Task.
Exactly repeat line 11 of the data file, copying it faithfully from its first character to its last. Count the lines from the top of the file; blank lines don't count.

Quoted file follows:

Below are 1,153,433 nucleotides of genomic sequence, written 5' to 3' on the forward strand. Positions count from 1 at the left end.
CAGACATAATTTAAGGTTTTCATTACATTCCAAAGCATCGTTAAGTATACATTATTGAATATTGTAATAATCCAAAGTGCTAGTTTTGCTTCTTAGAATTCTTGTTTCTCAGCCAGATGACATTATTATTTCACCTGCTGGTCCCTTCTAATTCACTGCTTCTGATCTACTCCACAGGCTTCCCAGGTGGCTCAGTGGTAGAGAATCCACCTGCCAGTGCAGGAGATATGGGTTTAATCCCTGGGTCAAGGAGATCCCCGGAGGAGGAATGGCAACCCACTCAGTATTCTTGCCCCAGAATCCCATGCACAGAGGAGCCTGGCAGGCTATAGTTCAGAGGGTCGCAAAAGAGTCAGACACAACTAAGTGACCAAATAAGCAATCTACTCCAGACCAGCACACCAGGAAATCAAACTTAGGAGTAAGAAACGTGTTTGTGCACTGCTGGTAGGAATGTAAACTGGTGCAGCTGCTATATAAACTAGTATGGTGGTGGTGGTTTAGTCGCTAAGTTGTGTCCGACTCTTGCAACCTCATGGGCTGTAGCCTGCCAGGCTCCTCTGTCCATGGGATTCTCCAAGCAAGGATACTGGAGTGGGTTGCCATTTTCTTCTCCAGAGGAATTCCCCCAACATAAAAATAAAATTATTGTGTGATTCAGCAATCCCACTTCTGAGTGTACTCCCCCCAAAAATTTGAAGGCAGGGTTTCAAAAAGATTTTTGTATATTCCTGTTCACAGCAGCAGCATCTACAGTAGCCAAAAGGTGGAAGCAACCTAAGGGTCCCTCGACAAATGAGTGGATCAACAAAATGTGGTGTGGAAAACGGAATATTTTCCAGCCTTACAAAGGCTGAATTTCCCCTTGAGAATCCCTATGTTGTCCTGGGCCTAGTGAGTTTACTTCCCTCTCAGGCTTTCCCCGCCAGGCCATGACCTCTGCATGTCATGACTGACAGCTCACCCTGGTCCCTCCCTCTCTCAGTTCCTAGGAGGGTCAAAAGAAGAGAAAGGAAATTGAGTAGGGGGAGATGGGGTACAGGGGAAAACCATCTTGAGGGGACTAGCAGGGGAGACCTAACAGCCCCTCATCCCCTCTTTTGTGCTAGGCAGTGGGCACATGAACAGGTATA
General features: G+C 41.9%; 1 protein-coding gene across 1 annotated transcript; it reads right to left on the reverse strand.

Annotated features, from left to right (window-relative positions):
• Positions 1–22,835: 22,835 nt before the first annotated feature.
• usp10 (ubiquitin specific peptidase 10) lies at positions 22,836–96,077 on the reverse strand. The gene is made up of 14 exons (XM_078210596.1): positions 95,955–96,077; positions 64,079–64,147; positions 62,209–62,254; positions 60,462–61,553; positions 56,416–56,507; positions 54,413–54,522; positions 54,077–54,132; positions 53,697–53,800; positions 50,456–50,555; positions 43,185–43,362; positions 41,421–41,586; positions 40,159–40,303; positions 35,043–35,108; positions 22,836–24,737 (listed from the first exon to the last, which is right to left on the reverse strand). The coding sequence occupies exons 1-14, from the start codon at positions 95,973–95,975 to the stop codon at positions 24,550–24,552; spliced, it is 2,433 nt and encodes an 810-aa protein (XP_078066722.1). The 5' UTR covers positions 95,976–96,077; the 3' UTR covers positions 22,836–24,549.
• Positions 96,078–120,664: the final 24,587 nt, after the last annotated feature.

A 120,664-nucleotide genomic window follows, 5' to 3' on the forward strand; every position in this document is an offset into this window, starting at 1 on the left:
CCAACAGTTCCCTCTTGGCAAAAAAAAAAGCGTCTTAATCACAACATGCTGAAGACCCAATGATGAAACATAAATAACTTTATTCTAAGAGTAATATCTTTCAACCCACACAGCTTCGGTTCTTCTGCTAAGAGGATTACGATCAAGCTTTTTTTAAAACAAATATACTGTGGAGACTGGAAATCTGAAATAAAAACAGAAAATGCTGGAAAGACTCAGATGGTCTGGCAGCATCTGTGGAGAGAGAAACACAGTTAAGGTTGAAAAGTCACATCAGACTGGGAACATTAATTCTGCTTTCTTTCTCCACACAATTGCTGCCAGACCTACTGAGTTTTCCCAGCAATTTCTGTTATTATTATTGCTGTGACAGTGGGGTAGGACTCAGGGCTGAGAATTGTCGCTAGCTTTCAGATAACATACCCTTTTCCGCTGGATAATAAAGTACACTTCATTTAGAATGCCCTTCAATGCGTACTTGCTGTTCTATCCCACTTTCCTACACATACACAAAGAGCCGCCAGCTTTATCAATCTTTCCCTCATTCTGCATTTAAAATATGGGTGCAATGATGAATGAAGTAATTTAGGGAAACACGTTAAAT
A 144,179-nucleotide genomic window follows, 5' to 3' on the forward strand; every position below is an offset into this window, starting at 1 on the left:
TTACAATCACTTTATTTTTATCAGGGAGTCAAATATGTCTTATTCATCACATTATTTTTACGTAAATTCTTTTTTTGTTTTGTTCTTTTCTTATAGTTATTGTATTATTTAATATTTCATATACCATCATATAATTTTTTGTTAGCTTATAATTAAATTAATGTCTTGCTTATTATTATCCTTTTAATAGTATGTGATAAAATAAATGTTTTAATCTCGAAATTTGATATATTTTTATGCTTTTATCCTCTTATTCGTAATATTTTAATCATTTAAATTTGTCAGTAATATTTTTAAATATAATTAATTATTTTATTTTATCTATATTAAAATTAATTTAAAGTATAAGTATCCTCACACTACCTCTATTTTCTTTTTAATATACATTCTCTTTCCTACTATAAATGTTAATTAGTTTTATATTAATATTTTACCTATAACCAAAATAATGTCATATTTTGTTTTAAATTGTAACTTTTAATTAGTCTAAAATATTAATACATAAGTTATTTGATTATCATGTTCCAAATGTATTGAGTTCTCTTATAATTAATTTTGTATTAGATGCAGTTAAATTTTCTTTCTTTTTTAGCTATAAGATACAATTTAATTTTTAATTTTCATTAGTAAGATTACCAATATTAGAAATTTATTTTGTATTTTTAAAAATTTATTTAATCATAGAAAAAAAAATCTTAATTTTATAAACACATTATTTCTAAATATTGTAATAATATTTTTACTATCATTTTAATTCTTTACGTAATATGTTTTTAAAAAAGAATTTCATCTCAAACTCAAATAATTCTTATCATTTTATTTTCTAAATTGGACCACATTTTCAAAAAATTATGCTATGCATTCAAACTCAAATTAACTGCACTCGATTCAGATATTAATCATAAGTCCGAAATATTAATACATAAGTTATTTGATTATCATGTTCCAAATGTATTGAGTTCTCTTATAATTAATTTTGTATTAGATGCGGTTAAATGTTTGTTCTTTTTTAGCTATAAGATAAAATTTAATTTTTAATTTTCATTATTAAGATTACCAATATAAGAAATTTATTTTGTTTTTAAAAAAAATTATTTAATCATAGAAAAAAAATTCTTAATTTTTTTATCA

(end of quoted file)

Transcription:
TTACAATCACTTTATTTTTATCAGGGAGTCAAATATGTCTTATTCATCACATTATTTTTACGTAAATTCTTTTTTTGTTTTGTTCTTTTCTTATAGTTATTGTATTATTTAATATTTCATATACCATCATATAATTTTTTGTTAGCTTATAATTAAATTAATGTCTTGCTTATTATTATCCTTTTAATAGTATGTGATAAAATAAATGTTTTAATCTCGAAATTTGATATATTTTTATGCTTTTATCCTCTTATTCGTAATATTTTAATCATTTAAATTTGTCAGTAATATTTTTAAATATAATTAATTATTTTATTTTATCTATATTAAAATTAATTTAAAGTATAAGTATCCTCACACTACCTCTATTTTCTTTTTAATATACATTCTCTTTCCTACTATAAATGTTAATTAGTTTTATATTAATATTTTACCTATAACCAAAATAATGTCATATTTTGTTTTAAATTGTAACTTTTAATTAGTCTAAAATATTAATACATAAGTTATTTGATTATCATGTTCCAAATGTATTGAGTTCTCTTATAATTAATTTTGTATTAGATGCAGTTAAATTTTCTTTCTTTTTTAGCTATAAGATACAATTTAATTTTTAATTTTCATTAGTAAGATTACCAATATTAGAAATTTATTTTGTATTTTTAAAAATTTATTTAATCATAGAAAAAAAAATCTTAATTTTATAAACACATTATTTCTAAATATTGTAATAATATTTTTACTATCATTTTAATTCTTTACGTAATATGTTTTTAAAAAAGAATTTCATCTCAAACTCAAATAATTCTTATCATTTTATTTTCTAAATTGGACCACATTTTCAAAAAATTATGCTATGCATTCAAACTCAAATTAACTGCACTCGATTCAGATATTAATCATAAGTCCGAAATATTAATACATAAGTTATTTGATTATCATGTTCCAAATGTATTGAGTTCTCTTATAATTAATTTTGTATTAGATGCGGTTAAATGTTTGTTCTTTTTTAGCTATAAGATAAAATTTAATTTTTAATTTTCATTATTAAGATTACCAATATAAGAAATTTATTTTGTTTTTAAAAAAAATTATTTAATCATAGAAAAAAAATTCTTAATTTTTTTATCA